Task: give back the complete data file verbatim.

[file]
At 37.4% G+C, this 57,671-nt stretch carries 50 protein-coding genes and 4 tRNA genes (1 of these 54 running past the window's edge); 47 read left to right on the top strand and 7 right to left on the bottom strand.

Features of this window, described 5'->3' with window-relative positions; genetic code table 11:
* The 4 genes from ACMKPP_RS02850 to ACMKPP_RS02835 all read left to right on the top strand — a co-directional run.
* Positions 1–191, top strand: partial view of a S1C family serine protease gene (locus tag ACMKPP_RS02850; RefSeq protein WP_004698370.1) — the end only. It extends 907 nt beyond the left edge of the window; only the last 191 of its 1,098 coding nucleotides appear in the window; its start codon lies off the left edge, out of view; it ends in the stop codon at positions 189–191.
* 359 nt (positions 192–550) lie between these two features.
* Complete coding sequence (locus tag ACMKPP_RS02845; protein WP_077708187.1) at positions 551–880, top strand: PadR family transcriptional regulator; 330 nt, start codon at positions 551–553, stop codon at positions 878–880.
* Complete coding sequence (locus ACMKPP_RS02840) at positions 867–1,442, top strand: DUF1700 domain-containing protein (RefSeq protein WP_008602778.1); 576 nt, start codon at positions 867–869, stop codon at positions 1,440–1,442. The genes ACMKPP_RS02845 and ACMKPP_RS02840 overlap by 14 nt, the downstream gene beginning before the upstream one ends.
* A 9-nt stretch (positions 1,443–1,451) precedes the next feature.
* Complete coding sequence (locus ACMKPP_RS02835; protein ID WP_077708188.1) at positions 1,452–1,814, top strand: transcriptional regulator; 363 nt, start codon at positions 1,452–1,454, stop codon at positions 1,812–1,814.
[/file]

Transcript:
At 37.4% G+C, this 57,671-nt stretch carries 50 protein-coding genes and 4 tRNA genes (1 of these 54 running past the window's edge); 47 read left to right on the top strand and 7 right to left on the bottom strand.

Features of this window, described 5'->3' with window-relative positions; genetic code table 11:
* The 4 genes from ACMKPP_RS02850 to ACMKPP_RS02835 all read left to right on the top strand — a co-directional run.
* Positions 1–191, top strand: partial view of a S1C family serine protease gene (locus tag ACMKPP_RS02850; RefSeq protein WP_004698370.1) — the end only. It extends 907 nt beyond the left edge of the window; only the last 191 of its 1,098 coding nucleotides appear in the window; its start codon lies off the left edge, out of view; it ends in the stop codon at positions 189–191.
* 359 nt (positions 192–550) lie between these two features.
* Complete coding sequence (locus tag ACMKPP_RS02845; protein WP_077708187.1) at positions 551–880, top strand: PadR family transcriptional regulator; 330 nt, start codon at positions 551–553, stop codon at positions 878–880.
* Complete coding sequence (locus ACMKPP_RS02840) at positions 867–1,442, top strand: DUF1700 domain-containing protein (RefSeq protein WP_008602778.1); 576 nt, start codon at positions 867–869, stop codon at positions 1,440–1,442. The genes ACMKPP_RS02845 and ACMKPP_RS02840 overlap by 14 nt, the downstream gene beginning before the upstream one ends.
* A 9-nt stretch (positions 1,443–1,451) precedes the next feature.
* Complete coding sequence (locus ACMKPP_RS02835; protein ID WP_077708188.1) at positions 1,452–1,814, top strand: transcriptional regulator; 363 nt, start codon at positions 1,452–1,454, stop codon at positions 1,812–1,814.